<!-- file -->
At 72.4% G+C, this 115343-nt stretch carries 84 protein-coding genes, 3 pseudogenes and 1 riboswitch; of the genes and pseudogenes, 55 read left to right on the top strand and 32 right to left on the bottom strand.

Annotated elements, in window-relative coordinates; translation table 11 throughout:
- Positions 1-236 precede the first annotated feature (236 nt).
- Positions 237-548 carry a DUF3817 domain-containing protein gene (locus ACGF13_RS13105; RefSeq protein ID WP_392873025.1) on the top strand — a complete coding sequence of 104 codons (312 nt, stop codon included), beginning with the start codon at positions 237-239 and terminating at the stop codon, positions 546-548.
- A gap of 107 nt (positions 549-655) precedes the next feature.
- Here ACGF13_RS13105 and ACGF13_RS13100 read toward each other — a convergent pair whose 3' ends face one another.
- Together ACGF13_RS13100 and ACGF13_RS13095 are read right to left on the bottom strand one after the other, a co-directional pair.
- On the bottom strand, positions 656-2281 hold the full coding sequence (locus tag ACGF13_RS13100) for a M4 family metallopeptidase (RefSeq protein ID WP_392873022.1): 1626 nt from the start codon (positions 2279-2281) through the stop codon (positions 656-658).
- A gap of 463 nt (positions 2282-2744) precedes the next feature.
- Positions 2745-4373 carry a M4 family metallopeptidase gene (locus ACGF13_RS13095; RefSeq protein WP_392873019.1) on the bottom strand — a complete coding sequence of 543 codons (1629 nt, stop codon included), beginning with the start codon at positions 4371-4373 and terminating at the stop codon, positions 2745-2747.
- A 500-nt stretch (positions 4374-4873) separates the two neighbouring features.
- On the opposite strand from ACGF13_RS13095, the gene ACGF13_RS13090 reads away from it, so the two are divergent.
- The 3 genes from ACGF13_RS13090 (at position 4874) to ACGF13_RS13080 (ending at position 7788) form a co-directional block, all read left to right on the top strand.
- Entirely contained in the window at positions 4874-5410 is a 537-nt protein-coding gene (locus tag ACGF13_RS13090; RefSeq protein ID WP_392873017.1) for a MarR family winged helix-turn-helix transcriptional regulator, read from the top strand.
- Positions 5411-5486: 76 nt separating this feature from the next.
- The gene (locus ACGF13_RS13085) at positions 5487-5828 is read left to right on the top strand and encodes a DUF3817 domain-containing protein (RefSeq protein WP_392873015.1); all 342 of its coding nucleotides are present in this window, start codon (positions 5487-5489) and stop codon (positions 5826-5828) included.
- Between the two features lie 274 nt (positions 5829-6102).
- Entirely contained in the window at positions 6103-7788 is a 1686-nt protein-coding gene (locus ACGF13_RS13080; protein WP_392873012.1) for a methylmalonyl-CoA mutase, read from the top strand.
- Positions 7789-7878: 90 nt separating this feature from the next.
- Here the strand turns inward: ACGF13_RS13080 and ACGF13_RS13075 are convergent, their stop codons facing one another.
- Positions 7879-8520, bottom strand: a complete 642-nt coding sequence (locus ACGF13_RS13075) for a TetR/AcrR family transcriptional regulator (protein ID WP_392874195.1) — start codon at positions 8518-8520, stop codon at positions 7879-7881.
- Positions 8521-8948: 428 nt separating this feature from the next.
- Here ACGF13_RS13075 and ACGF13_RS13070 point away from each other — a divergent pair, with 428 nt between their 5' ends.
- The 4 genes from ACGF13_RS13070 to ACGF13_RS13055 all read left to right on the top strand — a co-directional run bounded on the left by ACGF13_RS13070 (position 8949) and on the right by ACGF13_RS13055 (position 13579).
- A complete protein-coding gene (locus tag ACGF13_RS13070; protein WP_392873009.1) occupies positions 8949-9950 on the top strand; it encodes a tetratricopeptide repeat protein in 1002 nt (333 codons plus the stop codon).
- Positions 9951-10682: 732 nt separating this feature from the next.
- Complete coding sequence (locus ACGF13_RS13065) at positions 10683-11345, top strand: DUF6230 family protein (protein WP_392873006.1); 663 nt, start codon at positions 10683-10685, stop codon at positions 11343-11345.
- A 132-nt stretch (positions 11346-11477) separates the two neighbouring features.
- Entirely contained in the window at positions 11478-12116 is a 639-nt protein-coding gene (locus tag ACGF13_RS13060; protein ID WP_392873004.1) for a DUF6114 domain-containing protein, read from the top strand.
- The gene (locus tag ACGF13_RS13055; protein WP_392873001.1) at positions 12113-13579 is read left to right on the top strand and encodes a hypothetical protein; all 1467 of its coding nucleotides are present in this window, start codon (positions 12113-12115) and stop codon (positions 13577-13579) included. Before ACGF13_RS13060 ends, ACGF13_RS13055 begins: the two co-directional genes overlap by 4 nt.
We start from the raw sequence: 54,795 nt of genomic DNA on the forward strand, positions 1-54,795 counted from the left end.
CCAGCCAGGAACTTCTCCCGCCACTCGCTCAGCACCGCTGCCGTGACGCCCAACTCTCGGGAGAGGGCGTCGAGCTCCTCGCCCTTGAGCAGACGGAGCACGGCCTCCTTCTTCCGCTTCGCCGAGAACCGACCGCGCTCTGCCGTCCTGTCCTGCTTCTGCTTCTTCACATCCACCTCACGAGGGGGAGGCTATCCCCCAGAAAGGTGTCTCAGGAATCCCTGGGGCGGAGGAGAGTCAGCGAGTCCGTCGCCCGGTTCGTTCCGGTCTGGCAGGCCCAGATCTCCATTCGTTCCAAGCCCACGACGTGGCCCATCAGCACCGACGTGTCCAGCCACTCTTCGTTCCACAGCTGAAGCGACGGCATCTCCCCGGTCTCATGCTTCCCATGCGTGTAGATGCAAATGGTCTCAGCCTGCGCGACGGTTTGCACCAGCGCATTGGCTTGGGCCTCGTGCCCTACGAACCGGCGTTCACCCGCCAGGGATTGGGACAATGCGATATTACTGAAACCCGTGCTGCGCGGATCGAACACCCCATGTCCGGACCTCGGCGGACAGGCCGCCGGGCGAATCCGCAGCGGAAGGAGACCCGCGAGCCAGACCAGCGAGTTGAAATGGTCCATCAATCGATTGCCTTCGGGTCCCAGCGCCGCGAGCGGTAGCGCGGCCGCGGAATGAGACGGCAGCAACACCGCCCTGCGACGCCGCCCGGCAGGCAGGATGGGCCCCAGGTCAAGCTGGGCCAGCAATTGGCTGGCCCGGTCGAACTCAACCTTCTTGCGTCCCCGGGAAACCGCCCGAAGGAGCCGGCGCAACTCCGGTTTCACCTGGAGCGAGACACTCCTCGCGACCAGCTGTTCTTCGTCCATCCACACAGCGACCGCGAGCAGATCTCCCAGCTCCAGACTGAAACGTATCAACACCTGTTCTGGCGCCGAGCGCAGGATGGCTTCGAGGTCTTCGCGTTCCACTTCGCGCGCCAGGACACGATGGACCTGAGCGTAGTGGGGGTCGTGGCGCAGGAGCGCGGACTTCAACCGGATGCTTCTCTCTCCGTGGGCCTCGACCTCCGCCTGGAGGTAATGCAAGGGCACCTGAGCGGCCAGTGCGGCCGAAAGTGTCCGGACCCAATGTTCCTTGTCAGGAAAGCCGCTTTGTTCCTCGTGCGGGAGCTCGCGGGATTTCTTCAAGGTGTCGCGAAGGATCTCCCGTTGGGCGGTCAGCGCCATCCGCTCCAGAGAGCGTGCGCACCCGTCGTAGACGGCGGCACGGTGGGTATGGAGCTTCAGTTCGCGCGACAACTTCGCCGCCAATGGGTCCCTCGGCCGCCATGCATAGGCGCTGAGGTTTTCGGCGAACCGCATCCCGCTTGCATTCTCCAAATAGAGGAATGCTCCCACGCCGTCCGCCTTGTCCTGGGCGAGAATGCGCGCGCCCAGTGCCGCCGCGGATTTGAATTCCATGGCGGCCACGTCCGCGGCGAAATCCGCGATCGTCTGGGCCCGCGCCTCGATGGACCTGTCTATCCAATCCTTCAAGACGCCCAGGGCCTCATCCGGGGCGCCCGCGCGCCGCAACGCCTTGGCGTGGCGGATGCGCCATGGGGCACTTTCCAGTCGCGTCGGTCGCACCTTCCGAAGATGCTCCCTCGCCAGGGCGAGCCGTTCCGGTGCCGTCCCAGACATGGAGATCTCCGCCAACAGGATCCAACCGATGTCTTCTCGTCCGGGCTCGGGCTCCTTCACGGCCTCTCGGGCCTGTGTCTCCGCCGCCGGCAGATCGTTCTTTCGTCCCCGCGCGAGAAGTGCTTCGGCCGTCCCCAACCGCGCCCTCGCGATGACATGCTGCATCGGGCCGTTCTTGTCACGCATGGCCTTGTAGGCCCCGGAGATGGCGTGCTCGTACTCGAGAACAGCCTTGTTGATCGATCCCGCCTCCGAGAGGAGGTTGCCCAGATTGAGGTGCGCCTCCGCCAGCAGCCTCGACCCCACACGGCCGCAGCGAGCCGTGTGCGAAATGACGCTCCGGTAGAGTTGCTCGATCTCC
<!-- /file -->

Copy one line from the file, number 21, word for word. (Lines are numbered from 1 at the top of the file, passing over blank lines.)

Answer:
- Positions 7879-8520, bottom strand: a complete 642-nt coding sequence (locus ACGF13_RS13075) for a TetR/AcrR family transcriptional regulator (protein ID WP_392874195.1) — start codon at positions 8518-8520, stop codon at positions 7879-7881.